64 Parishes

Singer Submarine Company

The Singer Submarine Company operated a naval yard on the banks of Cross Bayou that built five Confederate submarines, four of which were sunk before seeing combat.

Singer Submarine Company

Library of Congress

An 1861 engraving from Harper's Magazine showing a Confederate submarine.

During the Civil War, the banks of Cross Bayou—where it meets the Red River in downtown Shreveport—were home to a naval yard operated by the Singer Submarine Company, which built submarines for the Confederacy.

The Singer Submarine Company was the creation of Edgar C. Singer of San Antonio, Texas. Singer was a mechanical engineer, who, together with a group of artillerists and engineers, built contact mines. The naval mines were the most widely used in the Confederacy, as were the torpedoes built by the firm.

Building Submarines

Three noted New Orleans inventors—Horace Hunley, James McClintock, and Baxter Watson—joined forces with Singer in 1863. These Louisianans had successfully built three submarines for the Confederacy: the CSS Pioneer and the Pioneer II, constructed in New Orleans, and the more famous CSS Hunley, built in Mobile, Alabama. On February 17, 1864, the USS Housatonic, a Union war sloop, became the first ship in American history to be sunk by a submarine when the Hunley attacked and destroyed her in the waters off Charleston, South Carolina.

After the sinking of the Housatonic, Confederate submarine operations took place in other locales, such as Mobile Bay, Alabama, and Norfolk, Virginia. Although their numbers were few—fewer even than Union experimental submarines then being created—Confederate submarines nevertheless struck a chord of fear in the North, with Harper’s Weekly describing them as “rebel infernal machines.”

Proved successful, the Singer Submarine Company was then engaged by the Confederate Navy to build many of its vessels at the naval yard in Shreveport, by then the capital of Confederate Louisiana. Several members of Singer’s submarine corps came to Shreveport in September 1863 to begin their work.

The naval yard was located on the southern bank of Cross Bayou where it meets the Red River. In the mid-nineteenth century the spot was a bustling industrial area with foundries, machine shops, and blacksmiths. Nearby, a short distance to the west, was the arsenal and magazine of the Trans-Mississippi Department of the Confederate Army, which was headquartered at Shreveport. It was at the Shreveport naval yard that two of the Confederacy’s famous ironclad warships were built: the CSS Webb and the CSS Missouri.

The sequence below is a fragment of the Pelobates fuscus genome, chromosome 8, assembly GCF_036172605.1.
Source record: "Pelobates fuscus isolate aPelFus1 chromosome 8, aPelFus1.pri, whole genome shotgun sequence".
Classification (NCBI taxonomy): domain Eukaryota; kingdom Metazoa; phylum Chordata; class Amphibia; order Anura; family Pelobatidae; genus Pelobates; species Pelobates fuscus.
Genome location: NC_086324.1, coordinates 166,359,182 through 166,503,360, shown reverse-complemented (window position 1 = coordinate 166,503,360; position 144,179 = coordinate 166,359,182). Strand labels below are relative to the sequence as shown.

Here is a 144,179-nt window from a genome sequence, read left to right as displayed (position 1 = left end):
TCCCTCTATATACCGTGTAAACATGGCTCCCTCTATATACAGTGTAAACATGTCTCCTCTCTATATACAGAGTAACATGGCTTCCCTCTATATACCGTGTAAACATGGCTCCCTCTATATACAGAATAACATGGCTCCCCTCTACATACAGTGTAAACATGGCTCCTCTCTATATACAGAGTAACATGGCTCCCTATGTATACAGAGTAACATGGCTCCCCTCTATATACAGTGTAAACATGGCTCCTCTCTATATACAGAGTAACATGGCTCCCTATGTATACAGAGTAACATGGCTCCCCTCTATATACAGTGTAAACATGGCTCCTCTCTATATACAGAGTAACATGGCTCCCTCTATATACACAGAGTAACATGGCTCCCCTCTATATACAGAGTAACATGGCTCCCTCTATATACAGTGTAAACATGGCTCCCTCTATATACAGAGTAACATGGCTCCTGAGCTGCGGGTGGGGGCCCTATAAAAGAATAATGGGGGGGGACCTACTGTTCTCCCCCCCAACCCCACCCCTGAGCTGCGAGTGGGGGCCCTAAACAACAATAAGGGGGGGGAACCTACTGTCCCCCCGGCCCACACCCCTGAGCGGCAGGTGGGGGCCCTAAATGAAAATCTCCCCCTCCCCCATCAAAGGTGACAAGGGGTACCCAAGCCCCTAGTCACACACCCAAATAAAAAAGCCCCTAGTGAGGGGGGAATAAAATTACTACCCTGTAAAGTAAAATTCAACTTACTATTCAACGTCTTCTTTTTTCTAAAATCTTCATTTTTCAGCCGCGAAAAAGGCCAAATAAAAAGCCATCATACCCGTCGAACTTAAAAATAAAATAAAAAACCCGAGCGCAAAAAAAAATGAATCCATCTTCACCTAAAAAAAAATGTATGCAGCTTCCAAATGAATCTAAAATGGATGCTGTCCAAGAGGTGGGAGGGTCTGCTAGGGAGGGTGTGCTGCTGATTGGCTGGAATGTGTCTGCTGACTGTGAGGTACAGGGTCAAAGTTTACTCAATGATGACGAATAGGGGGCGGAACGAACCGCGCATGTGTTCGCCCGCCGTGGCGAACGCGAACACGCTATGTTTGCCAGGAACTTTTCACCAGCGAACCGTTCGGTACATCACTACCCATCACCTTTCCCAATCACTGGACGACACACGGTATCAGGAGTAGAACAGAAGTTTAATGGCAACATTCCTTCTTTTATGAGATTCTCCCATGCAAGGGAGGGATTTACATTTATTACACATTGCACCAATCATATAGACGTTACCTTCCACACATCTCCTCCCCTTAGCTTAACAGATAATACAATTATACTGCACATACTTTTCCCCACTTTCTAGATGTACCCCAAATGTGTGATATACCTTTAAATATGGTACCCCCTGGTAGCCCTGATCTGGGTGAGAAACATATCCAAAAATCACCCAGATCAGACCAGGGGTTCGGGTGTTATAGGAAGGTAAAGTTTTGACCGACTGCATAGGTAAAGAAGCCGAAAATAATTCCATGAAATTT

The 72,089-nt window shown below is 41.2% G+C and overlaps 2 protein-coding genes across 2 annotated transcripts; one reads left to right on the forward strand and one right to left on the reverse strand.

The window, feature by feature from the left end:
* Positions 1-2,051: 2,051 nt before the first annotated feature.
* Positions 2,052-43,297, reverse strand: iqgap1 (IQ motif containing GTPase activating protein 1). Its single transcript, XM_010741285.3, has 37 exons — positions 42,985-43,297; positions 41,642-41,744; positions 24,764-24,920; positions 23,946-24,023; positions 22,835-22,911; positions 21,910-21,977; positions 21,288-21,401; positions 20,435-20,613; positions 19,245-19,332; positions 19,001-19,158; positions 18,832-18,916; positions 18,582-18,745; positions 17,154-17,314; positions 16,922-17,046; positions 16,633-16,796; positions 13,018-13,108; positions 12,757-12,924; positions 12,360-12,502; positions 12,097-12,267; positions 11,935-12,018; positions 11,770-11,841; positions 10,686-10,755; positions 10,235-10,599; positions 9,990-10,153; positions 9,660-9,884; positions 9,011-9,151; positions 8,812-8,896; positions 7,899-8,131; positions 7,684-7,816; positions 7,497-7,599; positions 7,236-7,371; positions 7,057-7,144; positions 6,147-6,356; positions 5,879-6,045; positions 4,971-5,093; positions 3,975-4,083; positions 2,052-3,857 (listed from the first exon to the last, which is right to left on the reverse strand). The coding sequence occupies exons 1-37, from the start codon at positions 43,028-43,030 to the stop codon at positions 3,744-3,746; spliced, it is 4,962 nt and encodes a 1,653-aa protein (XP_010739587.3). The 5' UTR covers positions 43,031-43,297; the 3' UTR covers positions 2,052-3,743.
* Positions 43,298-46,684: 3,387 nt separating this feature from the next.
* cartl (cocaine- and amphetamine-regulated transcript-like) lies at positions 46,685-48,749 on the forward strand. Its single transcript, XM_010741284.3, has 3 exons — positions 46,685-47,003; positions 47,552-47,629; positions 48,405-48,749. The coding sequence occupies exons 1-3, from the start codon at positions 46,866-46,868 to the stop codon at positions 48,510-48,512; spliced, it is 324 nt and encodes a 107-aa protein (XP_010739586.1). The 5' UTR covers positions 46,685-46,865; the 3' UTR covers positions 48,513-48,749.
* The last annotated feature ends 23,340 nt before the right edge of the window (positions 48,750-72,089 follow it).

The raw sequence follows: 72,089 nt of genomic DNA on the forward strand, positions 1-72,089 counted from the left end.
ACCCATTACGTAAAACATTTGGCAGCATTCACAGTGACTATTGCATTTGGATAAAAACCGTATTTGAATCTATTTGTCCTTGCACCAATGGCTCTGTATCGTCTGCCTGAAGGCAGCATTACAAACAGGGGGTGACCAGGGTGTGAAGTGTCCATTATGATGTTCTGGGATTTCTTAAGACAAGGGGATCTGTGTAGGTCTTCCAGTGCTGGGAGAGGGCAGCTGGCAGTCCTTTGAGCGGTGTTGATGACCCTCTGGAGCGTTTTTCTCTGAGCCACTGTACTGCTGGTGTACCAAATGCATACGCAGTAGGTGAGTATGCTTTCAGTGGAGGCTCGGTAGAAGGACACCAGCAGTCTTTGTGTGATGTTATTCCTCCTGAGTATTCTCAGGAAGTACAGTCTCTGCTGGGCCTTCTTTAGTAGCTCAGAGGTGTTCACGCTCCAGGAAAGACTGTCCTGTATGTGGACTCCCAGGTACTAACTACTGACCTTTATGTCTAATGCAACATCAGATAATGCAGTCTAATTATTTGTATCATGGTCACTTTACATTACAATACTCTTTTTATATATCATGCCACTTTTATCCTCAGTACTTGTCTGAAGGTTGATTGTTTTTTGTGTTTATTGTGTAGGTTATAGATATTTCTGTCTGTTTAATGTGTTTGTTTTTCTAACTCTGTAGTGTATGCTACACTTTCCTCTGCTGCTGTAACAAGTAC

Workload and Vessel Specifications

Five submarines are known to have been built at Shreveport. Four never left town, but the other was sent to Houston, Texas. The Shreveport­-built submarines were designed by James Jones, a Singer engi­neer who was also part of the inaugural crew of the Hunley; they were intended to play crucial roles in the destruc­tion of federal ships on the Red River and elsewhere, but the war ended before they were called into combat.

A Union intelligence report from March 13, 1865, describes one of the Shreveport-built submarines. It states:

“The boat is forty feet long, forty-eight inches deep, and forty inches wide, built entirely of iron, and shaped similar to a steam boiler. The ends are sharp-pointed. On the sides are two iron flanges (called fins), for the purpose of raising or lowering the boat in the water. The boat is propelled at the rate of four miles per hour by means of a crank, worked by two men. The wheel is on the propeller principle.

The boat is usually worked seven feet underwater and has four deadlights for the purpose of steering or taking observations. Each boat carries two torpedoes, one at the bow, attached to a pole twenty feet long; one on the stern, fastened to a plank ten or twelve feet long. The explosion of the missile on the bow is caused by coming in contact with the object intended to be destroyed. The one on the stern, on the plank, is intended to explode when the plank strikes the vessel.

The air arrangements are so constructed as to retain sufficient air for four men at work and four idle, two or three hours. The torpedoes are made of sheet iron 3/16 of an inch thick and contain forty pounds of powder. The shape is something after the pattern of a wooden churn, and about twenty-eight inches long.”

Closure of Naval Yards

In June 1865 the Trans-Mississippi Department of the Confederate Army surrendered. Shortly thereafter a federal naval force was sent up the Red River to demand the surrender of the Missouri. To prevent four submarines from falling into Union hands along with the Missouri, the ships’ builders sank them in the muddy waters where Cross Bayou and the Red River meet. There they remain, buried in the river’s mud and silt, to this very day.